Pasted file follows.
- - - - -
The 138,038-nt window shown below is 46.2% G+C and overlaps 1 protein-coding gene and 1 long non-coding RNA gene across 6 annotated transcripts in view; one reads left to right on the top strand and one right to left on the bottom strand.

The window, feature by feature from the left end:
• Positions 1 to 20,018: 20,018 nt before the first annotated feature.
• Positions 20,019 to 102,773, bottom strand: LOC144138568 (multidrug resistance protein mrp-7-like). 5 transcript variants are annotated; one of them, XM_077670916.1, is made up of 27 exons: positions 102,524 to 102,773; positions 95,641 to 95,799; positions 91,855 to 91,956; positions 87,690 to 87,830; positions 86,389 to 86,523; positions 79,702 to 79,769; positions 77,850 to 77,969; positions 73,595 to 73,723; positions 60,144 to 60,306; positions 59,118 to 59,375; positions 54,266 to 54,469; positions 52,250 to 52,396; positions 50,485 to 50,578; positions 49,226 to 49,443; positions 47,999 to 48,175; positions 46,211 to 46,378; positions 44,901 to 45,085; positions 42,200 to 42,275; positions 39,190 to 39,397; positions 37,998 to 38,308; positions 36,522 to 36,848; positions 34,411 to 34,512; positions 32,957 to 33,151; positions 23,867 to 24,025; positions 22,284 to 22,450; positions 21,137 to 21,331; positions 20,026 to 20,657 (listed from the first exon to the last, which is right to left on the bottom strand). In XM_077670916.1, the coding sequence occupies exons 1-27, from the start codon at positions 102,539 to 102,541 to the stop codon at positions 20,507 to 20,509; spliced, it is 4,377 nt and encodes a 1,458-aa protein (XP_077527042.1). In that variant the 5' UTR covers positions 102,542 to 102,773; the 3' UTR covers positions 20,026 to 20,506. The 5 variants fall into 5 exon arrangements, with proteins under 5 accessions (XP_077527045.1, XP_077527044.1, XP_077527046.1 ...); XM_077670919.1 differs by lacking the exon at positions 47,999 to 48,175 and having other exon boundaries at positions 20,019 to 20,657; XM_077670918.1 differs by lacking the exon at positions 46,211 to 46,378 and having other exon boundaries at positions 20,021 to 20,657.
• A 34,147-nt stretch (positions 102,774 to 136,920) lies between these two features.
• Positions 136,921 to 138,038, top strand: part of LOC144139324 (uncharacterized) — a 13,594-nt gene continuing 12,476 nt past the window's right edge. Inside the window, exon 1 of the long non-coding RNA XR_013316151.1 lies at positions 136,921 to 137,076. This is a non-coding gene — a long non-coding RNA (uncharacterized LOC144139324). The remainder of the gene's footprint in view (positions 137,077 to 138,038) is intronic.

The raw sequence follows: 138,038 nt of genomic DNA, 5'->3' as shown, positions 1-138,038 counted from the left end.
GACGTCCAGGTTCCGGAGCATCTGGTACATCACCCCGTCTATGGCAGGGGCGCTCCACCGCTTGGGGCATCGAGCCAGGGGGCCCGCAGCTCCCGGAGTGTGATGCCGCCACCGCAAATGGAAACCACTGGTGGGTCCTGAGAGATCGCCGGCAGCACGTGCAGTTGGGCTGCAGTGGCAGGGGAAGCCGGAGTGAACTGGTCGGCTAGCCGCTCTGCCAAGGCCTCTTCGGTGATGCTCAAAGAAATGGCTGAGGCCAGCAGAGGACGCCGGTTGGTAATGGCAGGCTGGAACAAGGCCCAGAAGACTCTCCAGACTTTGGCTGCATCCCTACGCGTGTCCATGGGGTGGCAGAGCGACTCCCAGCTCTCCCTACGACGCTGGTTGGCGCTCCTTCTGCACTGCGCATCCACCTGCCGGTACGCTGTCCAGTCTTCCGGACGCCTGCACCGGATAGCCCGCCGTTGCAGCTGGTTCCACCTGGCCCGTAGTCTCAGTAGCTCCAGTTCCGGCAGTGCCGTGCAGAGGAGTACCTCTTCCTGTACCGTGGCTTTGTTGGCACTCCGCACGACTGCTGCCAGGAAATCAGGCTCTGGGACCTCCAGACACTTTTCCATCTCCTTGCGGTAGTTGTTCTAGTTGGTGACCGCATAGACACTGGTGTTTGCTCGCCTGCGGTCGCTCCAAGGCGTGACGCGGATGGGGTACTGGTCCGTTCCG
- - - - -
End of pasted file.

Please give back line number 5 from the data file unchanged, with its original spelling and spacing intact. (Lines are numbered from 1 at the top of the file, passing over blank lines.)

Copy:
• A 34,147-nt stretch (positions 102,774 to 136,920) lies between these two features.